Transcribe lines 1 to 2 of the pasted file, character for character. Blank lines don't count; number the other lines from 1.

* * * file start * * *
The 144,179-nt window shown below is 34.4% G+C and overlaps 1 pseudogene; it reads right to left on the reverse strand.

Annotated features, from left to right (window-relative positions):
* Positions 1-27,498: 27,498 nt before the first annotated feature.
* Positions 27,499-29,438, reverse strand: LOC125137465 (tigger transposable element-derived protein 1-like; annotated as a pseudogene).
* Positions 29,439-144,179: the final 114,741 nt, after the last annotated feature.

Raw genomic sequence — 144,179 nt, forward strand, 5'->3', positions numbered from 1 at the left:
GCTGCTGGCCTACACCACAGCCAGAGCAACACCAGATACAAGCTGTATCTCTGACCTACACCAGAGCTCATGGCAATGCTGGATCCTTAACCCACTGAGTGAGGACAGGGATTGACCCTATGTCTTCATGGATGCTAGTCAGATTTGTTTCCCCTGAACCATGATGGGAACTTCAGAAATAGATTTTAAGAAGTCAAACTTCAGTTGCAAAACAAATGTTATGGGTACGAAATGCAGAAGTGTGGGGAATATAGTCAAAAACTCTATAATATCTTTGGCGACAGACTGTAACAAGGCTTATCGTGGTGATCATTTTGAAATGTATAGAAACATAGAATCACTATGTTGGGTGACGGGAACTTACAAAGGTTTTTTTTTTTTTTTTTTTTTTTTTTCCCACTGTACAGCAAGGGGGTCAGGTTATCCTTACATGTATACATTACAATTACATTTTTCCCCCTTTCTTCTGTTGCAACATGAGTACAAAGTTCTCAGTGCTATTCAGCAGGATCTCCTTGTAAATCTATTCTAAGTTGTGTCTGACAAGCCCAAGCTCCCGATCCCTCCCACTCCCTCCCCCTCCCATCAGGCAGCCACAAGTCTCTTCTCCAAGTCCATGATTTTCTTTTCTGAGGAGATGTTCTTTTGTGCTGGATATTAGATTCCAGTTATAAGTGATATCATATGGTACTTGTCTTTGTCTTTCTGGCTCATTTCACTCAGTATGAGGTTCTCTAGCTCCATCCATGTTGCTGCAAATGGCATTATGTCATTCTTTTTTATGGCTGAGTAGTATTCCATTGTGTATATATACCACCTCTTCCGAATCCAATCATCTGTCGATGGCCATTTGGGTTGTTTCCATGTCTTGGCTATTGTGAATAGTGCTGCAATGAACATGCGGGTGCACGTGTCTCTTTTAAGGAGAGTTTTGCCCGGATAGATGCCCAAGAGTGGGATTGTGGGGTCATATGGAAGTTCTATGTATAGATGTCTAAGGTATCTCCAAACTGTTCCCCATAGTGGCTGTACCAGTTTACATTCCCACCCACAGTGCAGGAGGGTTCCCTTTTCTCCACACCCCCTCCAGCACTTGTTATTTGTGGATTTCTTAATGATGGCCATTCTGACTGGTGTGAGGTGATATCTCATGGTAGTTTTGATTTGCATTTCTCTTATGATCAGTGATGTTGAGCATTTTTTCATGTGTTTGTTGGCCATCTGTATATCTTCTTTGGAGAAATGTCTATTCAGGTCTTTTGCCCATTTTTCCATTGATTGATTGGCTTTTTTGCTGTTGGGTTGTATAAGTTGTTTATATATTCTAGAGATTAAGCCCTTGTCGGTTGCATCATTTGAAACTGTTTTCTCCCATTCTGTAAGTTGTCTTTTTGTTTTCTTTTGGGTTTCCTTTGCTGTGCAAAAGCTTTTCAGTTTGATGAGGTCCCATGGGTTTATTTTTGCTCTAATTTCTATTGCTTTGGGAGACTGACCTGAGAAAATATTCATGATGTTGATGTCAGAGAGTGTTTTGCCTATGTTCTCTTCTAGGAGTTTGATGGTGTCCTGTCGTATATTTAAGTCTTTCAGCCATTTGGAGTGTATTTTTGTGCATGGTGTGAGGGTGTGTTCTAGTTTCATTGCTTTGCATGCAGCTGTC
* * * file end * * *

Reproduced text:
The 144,179-nt window shown below is 34.4% G+C and overlaps 1 pseudogene; it reads right to left on the reverse strand.

Annotated features, from left to right (window-relative positions):